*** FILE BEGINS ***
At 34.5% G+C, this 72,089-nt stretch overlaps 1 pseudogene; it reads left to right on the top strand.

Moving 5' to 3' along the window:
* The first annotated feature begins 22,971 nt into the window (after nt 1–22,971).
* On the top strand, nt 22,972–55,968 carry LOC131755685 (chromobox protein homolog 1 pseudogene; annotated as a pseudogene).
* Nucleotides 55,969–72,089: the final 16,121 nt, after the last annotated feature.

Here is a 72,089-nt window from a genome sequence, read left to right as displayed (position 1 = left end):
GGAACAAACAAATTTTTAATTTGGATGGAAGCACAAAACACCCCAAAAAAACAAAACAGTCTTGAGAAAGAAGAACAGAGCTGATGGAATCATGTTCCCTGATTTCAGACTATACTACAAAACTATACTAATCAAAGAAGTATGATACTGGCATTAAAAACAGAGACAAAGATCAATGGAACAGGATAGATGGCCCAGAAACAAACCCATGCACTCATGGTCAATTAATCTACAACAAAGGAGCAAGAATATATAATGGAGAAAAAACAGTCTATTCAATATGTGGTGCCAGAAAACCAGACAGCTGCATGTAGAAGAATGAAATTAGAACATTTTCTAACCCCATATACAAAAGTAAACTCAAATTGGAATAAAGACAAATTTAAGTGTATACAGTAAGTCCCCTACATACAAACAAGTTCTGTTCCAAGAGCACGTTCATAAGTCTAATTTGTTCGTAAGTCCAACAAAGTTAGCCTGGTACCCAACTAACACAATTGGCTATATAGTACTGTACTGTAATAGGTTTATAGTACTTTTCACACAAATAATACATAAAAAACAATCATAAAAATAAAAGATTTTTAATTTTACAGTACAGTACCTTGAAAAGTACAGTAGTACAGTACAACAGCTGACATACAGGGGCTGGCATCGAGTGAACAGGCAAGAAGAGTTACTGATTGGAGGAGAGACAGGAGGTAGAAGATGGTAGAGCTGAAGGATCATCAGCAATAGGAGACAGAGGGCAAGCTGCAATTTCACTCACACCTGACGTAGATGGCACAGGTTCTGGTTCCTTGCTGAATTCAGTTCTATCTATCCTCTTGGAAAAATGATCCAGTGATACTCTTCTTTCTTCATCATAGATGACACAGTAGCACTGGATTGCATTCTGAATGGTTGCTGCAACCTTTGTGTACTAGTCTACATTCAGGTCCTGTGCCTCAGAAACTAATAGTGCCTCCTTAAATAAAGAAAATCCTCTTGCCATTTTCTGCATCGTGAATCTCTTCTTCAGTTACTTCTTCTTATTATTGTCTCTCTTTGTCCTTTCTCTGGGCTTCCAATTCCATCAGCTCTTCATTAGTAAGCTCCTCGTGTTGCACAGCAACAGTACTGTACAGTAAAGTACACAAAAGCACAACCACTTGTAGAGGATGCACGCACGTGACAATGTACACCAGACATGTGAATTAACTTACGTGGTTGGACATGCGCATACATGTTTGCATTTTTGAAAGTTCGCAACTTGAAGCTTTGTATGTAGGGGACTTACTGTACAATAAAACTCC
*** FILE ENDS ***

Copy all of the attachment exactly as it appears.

At 34.5% G+C, this 72,089-nt stretch overlaps 1 pseudogene; it reads left to right on the top strand.

Moving 5' to 3' along the window:
* The first annotated feature begins 22,971 nt into the window (after nt 1–22,971).
* On the top strand, nt 22,972–55,968 carry LOC131755685 (chromobox protein homolog 1 pseudogene; annotated as a pseudogene).
* Nucleotides 55,969–72,089: the final 16,121 nt, after the last annotated feature.

Here is a 72,089-nt window from a genome sequence, read left to right as displayed (position 1 = left end):
GGAACAAACAAATTTTTAATTTGGATGGAAGCACAAAACACCCCAAAAAAACAAAACAGTCTTGAGAAAGAAGAACAGAGCTGATGGAATCATGTTCCCTGATTTCAGACTATACTACAAAACTATACTAATCAAAGAAGTATGATACTGGCATTAAAAACAGAGACAAAGATCAATGGAACAGGATAGATGGCCCAGAAACAAACCCATGCACTCATGGTCAATTAATCTACAACAAAGGAGCAAGAATATATAATGGAGAAAAAACAGTCTATTCAATATGTGGTGCCAGAAAACCAGACAGCTGCATGTAGAAGAATGAAATTAGAACATTTTCTAACCCCATATACAAAAGTAAACTCAAATTGGAATAAAGACAAATTTAAGTGTATACAGTAAGTCCCCTACATACAAACAAGTTCTGTTCCAAGAGCACGTTCATAAGTCTAATTTGTTCGTAAGTCCAACAAAGTTAGCCTGGTACCCAACTAACACAATTGGCTATATAGTACTGTACTGTAATAGGTTTATAGTACTTTTCACACAAATAATACATAAAAAACAATCATAAAAATAAAAGATTTTTAATTTTACAGTACAGTACCTTGAAAAGTACAGTAGTACAGTACAACAGCTGACATACAGGGGCTGGCATCGAGTGAACAGGCAAGAAGAGTTACTGATTGGAGGAGAGACAGGAGGTAGAAGATGGTAGAGCTGAAGGATCATCAGCAATAGGAGACAGAGGGCAAGCTGCAATTTCACTCACACCTGACGTAGATGGCACAGGTTCTGGTTCCTTGCTGAATTCAGTTCTATCTATCCTCTTGGAAAAATGATCCAGTGATACTCTTCTTTCTTCATCATAGATGACACAGTAGCACTGGATTGCATTCTGAATGGTTGCTGCAACCTTTGTGTACTAGTCTACATTCAGGTCCTGTGCCTCAGAAACTAATAGTGCCTCCTTAAATAAAGAAAATCCTCTTGCCATTTTCTGCATCGTGAATCTCTTCTTCAGTTACTTCTTCTTATTATTGTCTCTCTTTGTCCTTTCTCTGGGCTTCCAATTCCATCAGCTCTTCATTAGTAAGCTCCTCGTGTTGCACAGCAACAGTACTGTACAGTAAAGTACACAAAAGCACAACCACTTGTAGAGGATGCACGCACGTGACAATGTACACCAGACATGTGAATTAACTTACGTGGTTGGACATGCGCATACATGTTTGCATTTTTGAAAGTTCGCAACTTGAAGCTTTGTATGTAGGGGACTTACTGTACAATAAAACTCC